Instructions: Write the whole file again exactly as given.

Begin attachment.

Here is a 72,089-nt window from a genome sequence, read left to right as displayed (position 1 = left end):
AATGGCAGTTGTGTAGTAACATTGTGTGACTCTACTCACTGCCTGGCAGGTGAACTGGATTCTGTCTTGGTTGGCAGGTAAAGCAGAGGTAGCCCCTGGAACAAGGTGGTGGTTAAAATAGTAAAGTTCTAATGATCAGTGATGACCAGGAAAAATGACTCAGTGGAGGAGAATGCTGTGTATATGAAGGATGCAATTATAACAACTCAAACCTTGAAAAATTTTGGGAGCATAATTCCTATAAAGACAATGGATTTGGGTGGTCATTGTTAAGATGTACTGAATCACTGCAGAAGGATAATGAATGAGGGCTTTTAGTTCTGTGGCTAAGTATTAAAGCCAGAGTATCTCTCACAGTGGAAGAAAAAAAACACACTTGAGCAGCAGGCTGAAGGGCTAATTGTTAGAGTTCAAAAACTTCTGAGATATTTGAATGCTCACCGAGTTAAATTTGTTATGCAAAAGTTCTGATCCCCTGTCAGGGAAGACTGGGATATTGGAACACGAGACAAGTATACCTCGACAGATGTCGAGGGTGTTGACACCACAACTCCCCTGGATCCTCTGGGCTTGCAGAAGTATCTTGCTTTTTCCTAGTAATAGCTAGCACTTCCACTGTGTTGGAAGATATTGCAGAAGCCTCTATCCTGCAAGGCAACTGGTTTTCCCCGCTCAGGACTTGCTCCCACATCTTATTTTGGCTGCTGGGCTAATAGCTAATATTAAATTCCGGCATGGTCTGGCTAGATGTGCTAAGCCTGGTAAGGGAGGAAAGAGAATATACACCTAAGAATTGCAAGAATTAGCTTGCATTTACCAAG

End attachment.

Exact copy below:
Here is a 72,089-nt window from a genome sequence, read left to right as displayed (position 1 = left end):
AATGGCAGTTGTGTAGTAACATTGTGTGACTCTACTCACTGCCTGGCAGGTGAACTGGATTCTGTCTTGGTTGGCAGGTAAAGCAGAGGTAGCCCCTGGAACAAGGTGGTGGTTAAAATAGTAAAGTTCTAATGATCAGTGATGACCAGGAAAAATGACTCAGTGGAGGAGAATGCTGTGTATATGAAGGATGCAATTATAACAACTCAAACCTTGAAAAATTTTGGGAGCATAATTCCTATAAAGACAATGGATTTGGGTGGTCATTGTTAAGATGTACTGAATCACTGCAGAAGGATAATGAATGAGGGCTTTTAGTTCTGTGGCTAAGTATTAAAGCCAGAGTATCTCTCACAGTGGAAGAAAAAAAACACACTTGAGCAGCAGGCTGAAGGGCTAATTGTTAGAGTTCAAAAACTTCTGAGATATTTGAATGCTCACCGAGTTAAATTTGTTATGCAAAAGTTCTGATCCCCTGTCAGGGAAGACTGGGATATTGGAACACGAGACAAGTATACCTCGACAGATGTCGAGGGTGTTGACACCACAACTCCCCTGGATCCTCTGGGCTTGCAGAAGTATCTTGCTTTTTCCTAGTAATAGCTAGCACTTCCACTGTGTTGGAAGATATTGCAGAAGCCTCTATCCTGCAAGGCAACTGGTTTTCCCCGCTCAGGACTTGCTCCCACATCTTATTTTGGCTGCTGGGCTAATAGCTAATATTAAATTCCGGCATGGTCTGGCTAGATGTGCTAAGCCTGGTAAGGGAGGAAAGAGAATATACACCTAAGAATTGCAAGAATTAGCTTGCATTTACCAAG